But we never expected it to be.

For starters, we couldn’t stand half of the seven finalists. The favorite, a Portuguese water dog named Matisse, just seemed kind of creepy.

 

GCh-Claircreek-Impression-De-Matisse

 

Then there was the simpering shih tzu “Rocket,” owned by Patricia Hearst-Shaw (yes, as the announcers said, that Patty Hearst).

 

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And, of course, the ever repulsive French poodle.

 

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But, against all odds . . .

The beagle won!

From Richard Sandomir’s New York Times piece:

A Regal Beagle Seizes the Spotlight

At Westminster Dog Show, Miss P, a Beagle, Wins Best in Show

It took 20 minutes for David Merriam, the Best in Show judge at the Westminster Kennel Club Show on Tuesday, to give the dog-loving audience at Madison Square Garden a bit of a shock. After a devilishly long route to making up his mind — he seemed to enjoy building the suspense, smiling a bit impishly as he WESTMINSTER-2-articleLargedeliberated — he made the surprising choice of Miss P, a 15-inch beagle and the grandniece of Uno, the first beagle to ever win the big show, in 2008.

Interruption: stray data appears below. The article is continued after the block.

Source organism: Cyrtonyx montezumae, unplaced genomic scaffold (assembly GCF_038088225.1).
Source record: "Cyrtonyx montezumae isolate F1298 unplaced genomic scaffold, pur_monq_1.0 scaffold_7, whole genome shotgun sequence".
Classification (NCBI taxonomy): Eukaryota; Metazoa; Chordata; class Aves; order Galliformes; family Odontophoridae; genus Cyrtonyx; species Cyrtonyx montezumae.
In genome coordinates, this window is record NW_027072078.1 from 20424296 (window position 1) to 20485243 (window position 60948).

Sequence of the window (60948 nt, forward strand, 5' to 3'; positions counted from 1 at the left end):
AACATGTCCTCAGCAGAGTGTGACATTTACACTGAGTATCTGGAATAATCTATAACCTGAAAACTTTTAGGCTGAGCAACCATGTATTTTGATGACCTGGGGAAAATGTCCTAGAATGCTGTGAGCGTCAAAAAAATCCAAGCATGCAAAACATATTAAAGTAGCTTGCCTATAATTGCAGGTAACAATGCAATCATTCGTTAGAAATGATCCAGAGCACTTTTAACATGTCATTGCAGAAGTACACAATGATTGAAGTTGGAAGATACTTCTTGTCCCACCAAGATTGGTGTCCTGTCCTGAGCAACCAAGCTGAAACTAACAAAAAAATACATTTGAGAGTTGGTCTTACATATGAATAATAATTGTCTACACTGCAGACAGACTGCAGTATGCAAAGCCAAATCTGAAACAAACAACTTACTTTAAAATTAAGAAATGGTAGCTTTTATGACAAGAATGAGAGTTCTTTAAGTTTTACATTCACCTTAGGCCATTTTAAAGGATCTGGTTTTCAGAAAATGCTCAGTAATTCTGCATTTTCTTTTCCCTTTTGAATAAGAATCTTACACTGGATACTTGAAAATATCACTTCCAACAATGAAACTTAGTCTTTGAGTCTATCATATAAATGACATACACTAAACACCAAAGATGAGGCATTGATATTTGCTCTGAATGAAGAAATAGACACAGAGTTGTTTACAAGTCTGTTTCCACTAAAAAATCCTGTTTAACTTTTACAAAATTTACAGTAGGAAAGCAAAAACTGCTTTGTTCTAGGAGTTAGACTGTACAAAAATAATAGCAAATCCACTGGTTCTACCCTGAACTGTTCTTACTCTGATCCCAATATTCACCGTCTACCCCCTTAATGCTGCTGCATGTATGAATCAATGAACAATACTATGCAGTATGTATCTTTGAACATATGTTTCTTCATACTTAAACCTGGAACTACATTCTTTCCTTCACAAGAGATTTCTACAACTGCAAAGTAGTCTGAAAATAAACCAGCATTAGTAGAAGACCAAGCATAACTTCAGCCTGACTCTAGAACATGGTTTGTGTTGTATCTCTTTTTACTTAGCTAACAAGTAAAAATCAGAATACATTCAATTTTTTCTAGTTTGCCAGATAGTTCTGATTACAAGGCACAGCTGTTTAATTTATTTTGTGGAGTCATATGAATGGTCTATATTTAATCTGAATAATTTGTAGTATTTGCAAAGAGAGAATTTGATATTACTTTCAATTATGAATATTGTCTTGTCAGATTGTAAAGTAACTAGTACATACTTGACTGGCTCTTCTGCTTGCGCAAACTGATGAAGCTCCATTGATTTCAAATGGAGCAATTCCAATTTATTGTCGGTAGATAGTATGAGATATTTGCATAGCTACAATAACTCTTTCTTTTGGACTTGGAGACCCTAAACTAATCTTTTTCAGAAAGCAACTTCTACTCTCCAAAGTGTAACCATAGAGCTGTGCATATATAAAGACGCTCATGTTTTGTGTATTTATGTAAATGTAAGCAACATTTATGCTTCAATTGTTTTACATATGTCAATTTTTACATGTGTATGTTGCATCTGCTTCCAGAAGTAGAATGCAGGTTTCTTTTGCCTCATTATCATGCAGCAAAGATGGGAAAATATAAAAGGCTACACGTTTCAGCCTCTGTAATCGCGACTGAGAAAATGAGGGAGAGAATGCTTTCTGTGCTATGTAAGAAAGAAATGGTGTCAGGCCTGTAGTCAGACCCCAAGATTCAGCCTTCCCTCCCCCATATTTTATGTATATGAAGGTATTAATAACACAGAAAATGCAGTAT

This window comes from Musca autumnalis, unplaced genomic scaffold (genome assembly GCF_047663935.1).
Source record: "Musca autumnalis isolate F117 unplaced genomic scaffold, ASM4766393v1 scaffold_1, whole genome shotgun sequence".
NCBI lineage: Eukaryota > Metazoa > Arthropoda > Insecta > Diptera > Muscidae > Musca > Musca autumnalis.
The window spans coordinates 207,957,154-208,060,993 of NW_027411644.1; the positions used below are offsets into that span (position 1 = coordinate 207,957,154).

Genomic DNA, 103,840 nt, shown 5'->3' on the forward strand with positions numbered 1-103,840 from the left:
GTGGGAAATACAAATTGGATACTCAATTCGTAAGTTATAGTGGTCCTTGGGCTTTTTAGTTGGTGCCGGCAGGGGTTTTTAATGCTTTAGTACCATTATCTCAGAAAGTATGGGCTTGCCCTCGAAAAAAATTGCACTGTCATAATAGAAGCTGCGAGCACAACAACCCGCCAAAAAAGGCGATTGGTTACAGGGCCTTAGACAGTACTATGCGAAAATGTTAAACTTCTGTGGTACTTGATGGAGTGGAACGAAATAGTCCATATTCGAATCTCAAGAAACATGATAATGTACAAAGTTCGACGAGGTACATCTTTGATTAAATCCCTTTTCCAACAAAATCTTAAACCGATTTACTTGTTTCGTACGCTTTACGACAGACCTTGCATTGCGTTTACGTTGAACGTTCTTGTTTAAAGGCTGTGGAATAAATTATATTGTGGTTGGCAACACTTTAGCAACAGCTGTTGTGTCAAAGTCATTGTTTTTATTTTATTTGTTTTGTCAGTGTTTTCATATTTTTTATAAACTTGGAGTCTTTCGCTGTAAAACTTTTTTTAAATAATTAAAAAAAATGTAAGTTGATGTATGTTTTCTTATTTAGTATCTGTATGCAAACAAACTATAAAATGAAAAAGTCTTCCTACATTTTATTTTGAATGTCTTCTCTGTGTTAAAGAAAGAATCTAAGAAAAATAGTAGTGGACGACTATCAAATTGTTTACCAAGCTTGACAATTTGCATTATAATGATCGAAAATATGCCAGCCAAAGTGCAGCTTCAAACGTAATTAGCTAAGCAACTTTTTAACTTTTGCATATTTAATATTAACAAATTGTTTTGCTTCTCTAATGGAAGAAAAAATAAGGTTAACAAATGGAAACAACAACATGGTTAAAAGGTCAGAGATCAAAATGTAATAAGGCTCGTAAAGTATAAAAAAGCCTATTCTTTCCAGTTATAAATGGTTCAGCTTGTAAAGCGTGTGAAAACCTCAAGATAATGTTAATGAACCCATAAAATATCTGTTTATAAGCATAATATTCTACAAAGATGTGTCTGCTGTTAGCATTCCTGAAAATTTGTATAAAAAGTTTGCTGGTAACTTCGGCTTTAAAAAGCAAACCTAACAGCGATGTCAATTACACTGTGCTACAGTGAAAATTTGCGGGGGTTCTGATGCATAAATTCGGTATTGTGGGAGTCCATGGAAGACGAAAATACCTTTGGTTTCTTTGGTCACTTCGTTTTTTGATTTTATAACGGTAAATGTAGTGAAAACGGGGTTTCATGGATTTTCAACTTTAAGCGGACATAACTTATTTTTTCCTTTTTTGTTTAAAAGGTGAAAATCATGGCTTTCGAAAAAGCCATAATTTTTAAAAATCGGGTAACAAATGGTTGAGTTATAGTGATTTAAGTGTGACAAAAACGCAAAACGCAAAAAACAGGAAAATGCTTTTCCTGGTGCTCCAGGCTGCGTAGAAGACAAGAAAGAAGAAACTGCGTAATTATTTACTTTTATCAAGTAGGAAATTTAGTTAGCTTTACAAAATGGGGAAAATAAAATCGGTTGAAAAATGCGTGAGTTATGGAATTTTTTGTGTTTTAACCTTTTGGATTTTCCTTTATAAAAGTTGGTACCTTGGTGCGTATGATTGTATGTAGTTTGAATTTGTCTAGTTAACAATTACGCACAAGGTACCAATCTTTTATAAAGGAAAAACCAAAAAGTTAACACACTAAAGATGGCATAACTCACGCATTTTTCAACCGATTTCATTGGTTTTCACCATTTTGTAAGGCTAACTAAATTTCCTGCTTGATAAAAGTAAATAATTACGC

Merriam, a retired, white-haired California trial judge, ignored the crowd’s favorite, Swagger, an Old English sheepdog, and two other dogs who were believed to be likelier winners than the nearly 4-year-old Miss P: a Skye terrier named Charlie and a Portuguese water dog with the artistic sobriquet of Matisse. Merry Miss P was not the name on everybody’s snout.

Yesminster!